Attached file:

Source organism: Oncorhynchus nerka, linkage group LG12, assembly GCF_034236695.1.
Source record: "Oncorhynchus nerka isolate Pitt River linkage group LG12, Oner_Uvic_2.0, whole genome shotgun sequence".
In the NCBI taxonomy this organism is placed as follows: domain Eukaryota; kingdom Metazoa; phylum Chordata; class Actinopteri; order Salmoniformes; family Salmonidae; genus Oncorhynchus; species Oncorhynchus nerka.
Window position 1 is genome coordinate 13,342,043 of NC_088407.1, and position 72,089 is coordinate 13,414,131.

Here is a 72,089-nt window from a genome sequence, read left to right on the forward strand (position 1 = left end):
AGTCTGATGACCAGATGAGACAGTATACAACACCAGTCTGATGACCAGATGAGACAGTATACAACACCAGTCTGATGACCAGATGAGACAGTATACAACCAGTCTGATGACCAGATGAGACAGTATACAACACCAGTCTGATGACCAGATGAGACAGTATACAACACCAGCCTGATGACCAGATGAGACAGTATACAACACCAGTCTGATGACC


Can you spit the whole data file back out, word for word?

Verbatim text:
Source organism: Oncorhynchus nerka, linkage group LG12, assembly GCF_034236695.1.
Source record: "Oncorhynchus nerka isolate Pitt River linkage group LG12, Oner_Uvic_2.0, whole genome shotgun sequence".
In the NCBI taxonomy this organism is placed as follows: domain Eukaryota; kingdom Metazoa; phylum Chordata; class Actinopteri; order Salmoniformes; family Salmonidae; genus Oncorhynchus; species Oncorhynchus nerka.
Window position 1 is genome coordinate 13,342,043 of NC_088407.1, and position 72,089 is coordinate 13,414,131.

Here is a 72,089-nt window from a genome sequence, read left to right on the forward strand (position 1 = left end):
AGTCTGATGACCAGATGAGACAGTATACAACACCAGTCTGATGACCAGATGAGACAGTATACAACACCAGTCTGATGACCAGATGAGACAGTATACAACCAGTCTGATGACCAGATGAGACAGTATACAACACCAGTCTGATGACCAGATGAGACAGTATACAACACCAGCCTGATGACCAGATGAGACAGTATACAACACCAGTCTGATGACC